Former Tibetan political prisoners tracked by government-issued cell phones

Use of the phones is required, with former prisoners forbidden to use phones of their own.
By Sangyal Kunchok
Former Tibetan political prisoners tracked by government-issued cell phones
Photo: RFA

Chinese authorities in Tibet are giving cell phones to former Tibetan prisoners in a move aimed at monitoring their movements and conversations following their release, RFA has learned.

Launched around 2014, the policy has seen state-provided phones issued especially to former political prisoners, who are required to use them and are forbidden to possess or use cell phones of their own, Tibetan sources say.

“Cell phones issued by the government have tracking devices installed in them that note your location and who you are meeting,” said one former political prisoner in Tibet.

“The SIM card used in these phones is directly linked to a government control office, but one does not have to pay for the phone service.," RFA's source said, speaking on condition of anonymity.

"If we keep our conversations a certain distance away from our phones, they are quite safe, though."

Also speaking to RFA, a Tibetan living in exile said he had seen these phones in use during a visit four years ago to Tibet.

“On my trip to Tibet in 2017, I was able to meet some former political prisoners, and they were all carrying these government-issued cell phones,” he said.

“I also met a former political prisoner from Qinghai who had spent a number of years in prison, and he told me that leaving the phone in another room helped to block the tracking device.”

Tibetan political prisoners are usually required to report each week or month to police on their movements and activities for at least one to two years following their release from prison, the source added.

“To keep track of released political prisoners, the Chinese government also monitors their family and friends through their use of their own cell phones and SIM cards, with the government especially registering the SIM cards of Tibetans considered by authorities to be a threat to national security,” another source living in Tibet said.

“My own cell phone was also taken by the Chinese government for registration, and it has now become very difficult for me to receive or share any kind of information,” the source said.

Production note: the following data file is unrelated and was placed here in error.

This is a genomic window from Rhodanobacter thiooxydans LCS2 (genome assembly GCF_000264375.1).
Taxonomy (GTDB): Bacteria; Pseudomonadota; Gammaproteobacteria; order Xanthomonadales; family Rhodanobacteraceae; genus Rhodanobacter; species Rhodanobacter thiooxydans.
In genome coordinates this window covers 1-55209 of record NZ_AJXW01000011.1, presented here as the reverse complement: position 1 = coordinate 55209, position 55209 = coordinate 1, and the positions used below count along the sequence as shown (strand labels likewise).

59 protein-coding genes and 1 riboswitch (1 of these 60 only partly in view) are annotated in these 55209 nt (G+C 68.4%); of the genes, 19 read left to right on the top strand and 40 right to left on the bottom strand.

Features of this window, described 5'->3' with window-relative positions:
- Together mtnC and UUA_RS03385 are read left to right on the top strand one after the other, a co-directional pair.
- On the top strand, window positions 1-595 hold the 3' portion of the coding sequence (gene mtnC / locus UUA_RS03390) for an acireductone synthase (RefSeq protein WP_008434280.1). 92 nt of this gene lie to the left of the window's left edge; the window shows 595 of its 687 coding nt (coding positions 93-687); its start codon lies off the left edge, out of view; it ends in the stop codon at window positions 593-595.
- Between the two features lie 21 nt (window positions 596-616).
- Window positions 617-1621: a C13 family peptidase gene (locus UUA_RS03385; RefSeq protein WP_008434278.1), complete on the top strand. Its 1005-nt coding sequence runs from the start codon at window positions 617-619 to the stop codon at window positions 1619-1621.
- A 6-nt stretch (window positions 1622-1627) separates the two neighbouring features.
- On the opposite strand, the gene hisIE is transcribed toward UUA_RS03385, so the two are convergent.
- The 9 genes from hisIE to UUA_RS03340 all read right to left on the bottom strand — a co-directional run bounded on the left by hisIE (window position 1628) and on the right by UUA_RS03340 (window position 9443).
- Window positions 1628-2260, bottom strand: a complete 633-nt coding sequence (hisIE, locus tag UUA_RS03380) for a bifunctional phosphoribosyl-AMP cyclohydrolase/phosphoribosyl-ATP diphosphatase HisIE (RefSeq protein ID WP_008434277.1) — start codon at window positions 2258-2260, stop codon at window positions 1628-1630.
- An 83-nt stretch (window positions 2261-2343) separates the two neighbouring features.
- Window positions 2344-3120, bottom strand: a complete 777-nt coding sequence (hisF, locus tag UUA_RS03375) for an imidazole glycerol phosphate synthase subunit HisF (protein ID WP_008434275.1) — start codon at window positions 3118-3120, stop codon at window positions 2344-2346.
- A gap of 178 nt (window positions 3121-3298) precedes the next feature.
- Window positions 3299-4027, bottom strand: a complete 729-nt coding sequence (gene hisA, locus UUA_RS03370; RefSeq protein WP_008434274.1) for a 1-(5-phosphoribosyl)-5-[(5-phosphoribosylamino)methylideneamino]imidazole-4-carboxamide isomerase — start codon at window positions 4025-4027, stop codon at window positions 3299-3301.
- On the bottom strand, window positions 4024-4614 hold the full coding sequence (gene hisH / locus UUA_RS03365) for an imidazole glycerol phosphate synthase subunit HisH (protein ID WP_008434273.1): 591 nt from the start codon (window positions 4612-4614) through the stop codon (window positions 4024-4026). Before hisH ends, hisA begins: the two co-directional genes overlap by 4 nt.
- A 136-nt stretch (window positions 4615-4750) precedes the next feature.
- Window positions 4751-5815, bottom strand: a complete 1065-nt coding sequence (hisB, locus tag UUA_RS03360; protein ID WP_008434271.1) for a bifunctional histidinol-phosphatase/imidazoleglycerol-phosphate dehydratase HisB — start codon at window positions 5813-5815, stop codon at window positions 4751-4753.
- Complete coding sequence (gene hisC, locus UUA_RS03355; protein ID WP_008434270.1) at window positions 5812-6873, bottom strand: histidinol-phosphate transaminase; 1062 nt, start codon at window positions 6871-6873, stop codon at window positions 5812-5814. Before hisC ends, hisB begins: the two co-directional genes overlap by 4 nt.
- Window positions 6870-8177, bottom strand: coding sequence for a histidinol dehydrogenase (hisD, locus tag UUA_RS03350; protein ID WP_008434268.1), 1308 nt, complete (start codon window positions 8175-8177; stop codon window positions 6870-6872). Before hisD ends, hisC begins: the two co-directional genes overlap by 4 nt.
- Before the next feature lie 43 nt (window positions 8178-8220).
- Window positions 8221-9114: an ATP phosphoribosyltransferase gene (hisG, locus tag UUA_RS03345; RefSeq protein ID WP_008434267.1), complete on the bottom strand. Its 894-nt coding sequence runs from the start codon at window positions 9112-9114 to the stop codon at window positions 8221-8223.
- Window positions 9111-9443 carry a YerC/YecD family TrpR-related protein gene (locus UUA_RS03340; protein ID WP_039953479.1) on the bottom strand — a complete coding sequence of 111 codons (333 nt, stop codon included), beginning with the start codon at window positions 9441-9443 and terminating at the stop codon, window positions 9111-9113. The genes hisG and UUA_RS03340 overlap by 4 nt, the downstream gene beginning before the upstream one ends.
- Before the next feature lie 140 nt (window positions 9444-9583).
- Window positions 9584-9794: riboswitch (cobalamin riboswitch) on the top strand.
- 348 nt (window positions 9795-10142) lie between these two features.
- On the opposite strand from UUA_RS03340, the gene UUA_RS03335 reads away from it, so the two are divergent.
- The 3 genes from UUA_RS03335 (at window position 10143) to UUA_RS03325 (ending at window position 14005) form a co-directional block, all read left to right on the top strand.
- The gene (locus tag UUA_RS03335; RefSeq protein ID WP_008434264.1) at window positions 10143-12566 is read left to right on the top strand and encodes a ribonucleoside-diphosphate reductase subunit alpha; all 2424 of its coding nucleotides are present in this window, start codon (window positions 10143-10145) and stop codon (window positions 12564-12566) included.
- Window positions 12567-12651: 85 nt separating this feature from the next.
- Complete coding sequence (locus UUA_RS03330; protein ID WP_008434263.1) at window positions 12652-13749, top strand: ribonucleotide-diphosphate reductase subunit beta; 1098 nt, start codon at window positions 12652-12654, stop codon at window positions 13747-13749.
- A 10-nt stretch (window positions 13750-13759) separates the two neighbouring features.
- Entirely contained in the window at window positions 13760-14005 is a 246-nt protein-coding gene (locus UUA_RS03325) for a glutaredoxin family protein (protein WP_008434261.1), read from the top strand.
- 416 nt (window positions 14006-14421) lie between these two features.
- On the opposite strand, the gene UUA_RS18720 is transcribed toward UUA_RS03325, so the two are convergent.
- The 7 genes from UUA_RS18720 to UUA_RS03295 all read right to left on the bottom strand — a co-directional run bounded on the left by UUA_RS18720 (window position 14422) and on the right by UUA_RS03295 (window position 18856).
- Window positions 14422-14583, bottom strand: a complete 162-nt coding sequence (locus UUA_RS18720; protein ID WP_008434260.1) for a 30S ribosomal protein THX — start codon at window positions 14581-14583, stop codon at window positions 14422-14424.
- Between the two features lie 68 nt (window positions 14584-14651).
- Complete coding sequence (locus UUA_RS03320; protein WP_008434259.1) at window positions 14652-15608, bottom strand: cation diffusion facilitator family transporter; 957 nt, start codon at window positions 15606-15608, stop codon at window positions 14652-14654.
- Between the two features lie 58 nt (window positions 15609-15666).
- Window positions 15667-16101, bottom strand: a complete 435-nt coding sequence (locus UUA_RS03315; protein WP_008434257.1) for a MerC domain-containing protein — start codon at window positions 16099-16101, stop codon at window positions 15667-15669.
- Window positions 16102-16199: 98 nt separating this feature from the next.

Pema Gyal, a researcher at London-based Tibet Watch, told RFA that the government program of issuing cell phones to former political prisoners was launched around 2014.

“And what we have learned from many former political prisoners is that it’s the Apple iPhone Model 4 that is being used.”

“So it has become even more difficult now to share information with each other,” Gyal said.

“It is almost comical, the lengths the authorities are going to track people,” said Sophie Richardson, China director at New York-based Human Rights Watch. “It is also very chilling that people would be obliged to carry government-issued phones with them, because we all know that these are essentially tracking devices.”

“This means that you will literally have the government listening to you all the time, and that will clearly have consequences for the freedom of expression,” Richardson said.

Formerly an independent nation, Tibet was invaded and incorporated into China by force over 70 years ago.

Chinese authorities exercise strict controls over phone and online communications in Tibetan areas, sources say, and news of Tibetan protests and arrests is often delayed, sometimes for years, from reaching outside contacts.

Translated by Tenzin Dickyi for RFA’s Tibetan Service. Written in English by Richard Finney.


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